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The Chadwick Majority

In response to the move to recall her as Columbia’s First Ward City Council Representative, Councilperson Ginny Chadwick posted the following on her official Facebook page

chadwickConsidering her focus on the notion that Council representatives are elected by a “majority of the people” and that statements regarding her recall are “clearly from the minority,” it seems appropriate to break down the numbers. Councilperson Chadwick has made it clear that her resounding First Ward election victory should be interpreted as a mandate from “the people” that we should all unquestioningly accept her policy proposals. After all, her campaign garnered 64% of the votes cast.

But how many votes were cast?

The First Ward has a population of 18,212. According to Director Art Auer at the Boone County Clerk’s Office, the First Ward had 9,803 registered voters on the books during the April election. Ginny Chadwick won the election with 525 votes. Votes for Chadwick represent 5.36% of registered voters in her ward. 525 votes is 2.88% of the population of the First Ward. 525 is 0.45% of Columbia’s 115,276 total population.

The reality is that 525 votes is not a meaningful number of votes. 525 votes does not a mandate make.

When confronted with these numbers, the first thing out of most people’s mouths is “voter apathy,” or “it’s their own fault.” While it might be the fault of the First Ward, the problem was not voter apathy. There was really no reason for anyone to turn out at the polls because there was simply no one to vote for.

The only First Ward failure was the failure to find a worthy candidate to run. Even the liberal political strategist Jeff Chinn of Progressive Political Partners, mastermind of many recent liberal council victories, reportedly opposed Chadwick’s candidacy, but failed to muster a suitable candidate for the position.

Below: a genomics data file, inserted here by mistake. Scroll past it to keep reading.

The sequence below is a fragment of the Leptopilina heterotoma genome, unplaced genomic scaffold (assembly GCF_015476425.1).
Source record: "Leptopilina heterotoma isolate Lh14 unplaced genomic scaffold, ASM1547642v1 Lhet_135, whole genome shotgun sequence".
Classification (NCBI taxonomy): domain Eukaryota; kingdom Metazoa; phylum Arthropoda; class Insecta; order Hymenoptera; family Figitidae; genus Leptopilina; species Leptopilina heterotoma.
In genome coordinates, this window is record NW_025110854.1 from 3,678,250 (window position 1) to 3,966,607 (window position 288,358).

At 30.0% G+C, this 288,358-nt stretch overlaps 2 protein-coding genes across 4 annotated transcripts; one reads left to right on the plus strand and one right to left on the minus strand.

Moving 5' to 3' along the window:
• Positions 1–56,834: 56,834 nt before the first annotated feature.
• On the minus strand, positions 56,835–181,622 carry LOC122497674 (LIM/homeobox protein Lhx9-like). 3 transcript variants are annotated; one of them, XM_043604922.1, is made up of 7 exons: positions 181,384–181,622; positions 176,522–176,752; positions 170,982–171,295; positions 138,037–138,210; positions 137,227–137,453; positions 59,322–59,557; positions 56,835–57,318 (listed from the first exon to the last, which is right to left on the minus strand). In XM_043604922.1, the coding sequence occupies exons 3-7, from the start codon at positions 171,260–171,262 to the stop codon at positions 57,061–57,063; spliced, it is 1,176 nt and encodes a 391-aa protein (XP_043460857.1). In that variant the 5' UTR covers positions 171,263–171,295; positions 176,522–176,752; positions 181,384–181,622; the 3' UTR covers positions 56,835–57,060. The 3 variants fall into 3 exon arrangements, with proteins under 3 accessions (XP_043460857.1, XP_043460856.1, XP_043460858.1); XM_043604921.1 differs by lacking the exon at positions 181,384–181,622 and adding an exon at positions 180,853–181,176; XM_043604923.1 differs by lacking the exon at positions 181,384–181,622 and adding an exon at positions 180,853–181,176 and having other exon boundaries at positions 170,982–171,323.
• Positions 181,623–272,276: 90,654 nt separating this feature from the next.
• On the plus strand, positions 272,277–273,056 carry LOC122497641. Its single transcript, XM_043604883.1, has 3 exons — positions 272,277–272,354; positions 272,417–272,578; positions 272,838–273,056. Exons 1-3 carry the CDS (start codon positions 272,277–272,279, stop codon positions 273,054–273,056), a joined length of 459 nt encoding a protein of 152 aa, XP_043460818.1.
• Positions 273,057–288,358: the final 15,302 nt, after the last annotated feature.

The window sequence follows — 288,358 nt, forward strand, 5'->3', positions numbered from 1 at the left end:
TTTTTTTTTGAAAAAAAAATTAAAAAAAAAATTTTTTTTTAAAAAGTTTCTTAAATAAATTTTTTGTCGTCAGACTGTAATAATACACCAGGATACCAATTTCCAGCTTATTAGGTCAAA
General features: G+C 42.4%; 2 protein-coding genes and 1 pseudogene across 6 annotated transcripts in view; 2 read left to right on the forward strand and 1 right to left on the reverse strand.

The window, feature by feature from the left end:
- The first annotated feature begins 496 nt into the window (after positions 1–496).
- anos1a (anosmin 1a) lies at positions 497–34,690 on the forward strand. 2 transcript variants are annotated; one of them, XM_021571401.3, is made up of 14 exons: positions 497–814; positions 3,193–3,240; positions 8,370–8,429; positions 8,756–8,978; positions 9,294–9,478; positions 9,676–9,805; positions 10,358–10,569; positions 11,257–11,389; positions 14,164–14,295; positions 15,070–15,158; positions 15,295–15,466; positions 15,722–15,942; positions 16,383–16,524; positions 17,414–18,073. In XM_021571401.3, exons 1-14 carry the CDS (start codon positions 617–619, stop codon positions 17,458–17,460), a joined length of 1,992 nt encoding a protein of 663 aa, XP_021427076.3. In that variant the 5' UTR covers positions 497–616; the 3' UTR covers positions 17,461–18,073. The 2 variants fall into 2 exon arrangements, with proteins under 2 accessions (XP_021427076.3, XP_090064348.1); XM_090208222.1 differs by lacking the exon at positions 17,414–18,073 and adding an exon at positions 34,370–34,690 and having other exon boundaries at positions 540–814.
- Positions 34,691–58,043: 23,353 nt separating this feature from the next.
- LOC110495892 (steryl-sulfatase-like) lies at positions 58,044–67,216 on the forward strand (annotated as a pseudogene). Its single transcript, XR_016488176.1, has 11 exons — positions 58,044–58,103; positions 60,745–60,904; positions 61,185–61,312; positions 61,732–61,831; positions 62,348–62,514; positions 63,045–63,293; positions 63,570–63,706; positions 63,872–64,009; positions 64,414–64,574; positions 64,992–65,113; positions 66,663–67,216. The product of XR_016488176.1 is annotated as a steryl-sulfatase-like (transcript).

Bill Easley

Bill Easley

Chadwick’s only opposition was Tyree Byndom, a local community leader who was forbidden from campaigning by the tenants of his Baha’i faith, and Bill Easley, a cantankerous elderly gentleman with a penchant for unintelligible, boisterous rants.

Although Byndom would likely have served the ward well, his absence from the campaign trail and refusal to take a public position on any issue was a turn-off for voters. Also running was last-minute, write-in candidate John Clark, a local political gadfly. Considering the options, it is easy to see why most voters asked, “why bother?”

Another measure of the Chadwick “majority” and the recall “minority” can be found on Facebook. Chadwick’s Councilwoman Chadwick¬†Facebook Page boasts 356 “likes” after more than six months in office. By comparison, the Recall First Ward Councilperson Ginny Chadwick Facebook page garnered more “likes” than Chadwick’s page in only a few days and today stands at 389.

There is little doubt that this recall will be successful. There are viable candidates in the pipeline, but recall supporters are playing their cards close to the chest.

 

 

 

 

 

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